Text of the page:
Nathan Kessman

Nathan Kessman

I Googled Nathan Kessman—couldn’t
find him. Searched Facebook—he
wasn’t there. The system to recapture 

lost loves had failed me. The alphabet
is what brought us together—his K,
my L—Mrs. Butterworth’s technique

to quickly target miscreants and
expedite the exchange of papers. It kept
Nathan’s grimy neck in view all of first

Grade—so close his scent of canned
peas made me gag. Turn around, I
seethed, as he tried to talk to me. 

She always caught us both, made us
stand in opposite corners for great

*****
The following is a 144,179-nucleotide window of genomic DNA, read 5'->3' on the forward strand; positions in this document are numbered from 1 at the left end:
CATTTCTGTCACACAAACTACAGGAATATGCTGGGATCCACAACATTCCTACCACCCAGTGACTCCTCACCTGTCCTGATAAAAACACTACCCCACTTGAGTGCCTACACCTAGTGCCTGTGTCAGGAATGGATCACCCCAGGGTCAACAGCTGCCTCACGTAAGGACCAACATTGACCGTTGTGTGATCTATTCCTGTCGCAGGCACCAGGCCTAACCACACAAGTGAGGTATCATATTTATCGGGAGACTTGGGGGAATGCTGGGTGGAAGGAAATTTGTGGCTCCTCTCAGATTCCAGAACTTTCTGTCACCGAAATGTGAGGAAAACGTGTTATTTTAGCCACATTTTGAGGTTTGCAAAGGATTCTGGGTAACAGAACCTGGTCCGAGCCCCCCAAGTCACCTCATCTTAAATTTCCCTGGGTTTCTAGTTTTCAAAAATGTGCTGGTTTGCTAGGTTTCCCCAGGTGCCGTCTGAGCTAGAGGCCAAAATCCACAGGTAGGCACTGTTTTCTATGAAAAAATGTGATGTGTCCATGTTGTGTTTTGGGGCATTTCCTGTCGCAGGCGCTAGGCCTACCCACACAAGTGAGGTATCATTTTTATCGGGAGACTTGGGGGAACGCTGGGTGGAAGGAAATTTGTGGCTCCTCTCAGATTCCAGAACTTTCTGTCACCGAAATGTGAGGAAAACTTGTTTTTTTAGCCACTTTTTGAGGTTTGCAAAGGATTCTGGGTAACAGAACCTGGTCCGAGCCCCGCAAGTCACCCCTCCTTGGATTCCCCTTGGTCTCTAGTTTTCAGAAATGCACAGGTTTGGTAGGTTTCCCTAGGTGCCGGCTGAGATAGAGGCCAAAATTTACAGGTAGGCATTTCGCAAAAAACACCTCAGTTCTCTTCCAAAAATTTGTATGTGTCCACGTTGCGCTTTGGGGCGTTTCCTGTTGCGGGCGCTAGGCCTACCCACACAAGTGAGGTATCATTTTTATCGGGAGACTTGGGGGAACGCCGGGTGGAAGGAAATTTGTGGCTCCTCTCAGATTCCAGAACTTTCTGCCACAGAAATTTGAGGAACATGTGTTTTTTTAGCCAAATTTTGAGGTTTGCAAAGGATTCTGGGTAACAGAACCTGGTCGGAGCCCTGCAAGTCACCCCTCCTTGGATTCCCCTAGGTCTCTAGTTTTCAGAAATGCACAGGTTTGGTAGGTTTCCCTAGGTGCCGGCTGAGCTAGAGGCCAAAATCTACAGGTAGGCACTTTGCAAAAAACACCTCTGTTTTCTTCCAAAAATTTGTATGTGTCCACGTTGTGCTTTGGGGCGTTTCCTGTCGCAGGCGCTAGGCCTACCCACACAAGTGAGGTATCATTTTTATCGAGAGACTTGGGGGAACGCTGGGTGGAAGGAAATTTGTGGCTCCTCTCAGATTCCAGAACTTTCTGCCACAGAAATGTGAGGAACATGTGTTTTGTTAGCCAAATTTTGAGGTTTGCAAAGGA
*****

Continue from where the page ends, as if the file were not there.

chunks of the morning. At recess

one day, everything changed. I love you,
he said in the middle of jump rope, and
that he’d wait for me. And there he was

—on the steps after school as other
children tumbled past him. He offered
up a sweaty palm (I held it but wiped

my hand as he looked away).
I saw my future along 16th Avenue.
He kissed me. It was more like Mom’s

satin than Dad’s bristle. Our romance
lasted almost two blocks. Right before
we reached the Boulevard. I knew—

My mom wants me home by 4, he
said—and then disappeared. The
rest is murky—I only remember

he left me with the crossing guard.
She held up her hand to stop traffic. I
ran home in time to see the Flintstones.

Author: Nancy Lubarsky

Photo: Annie Spratt on Unsplash

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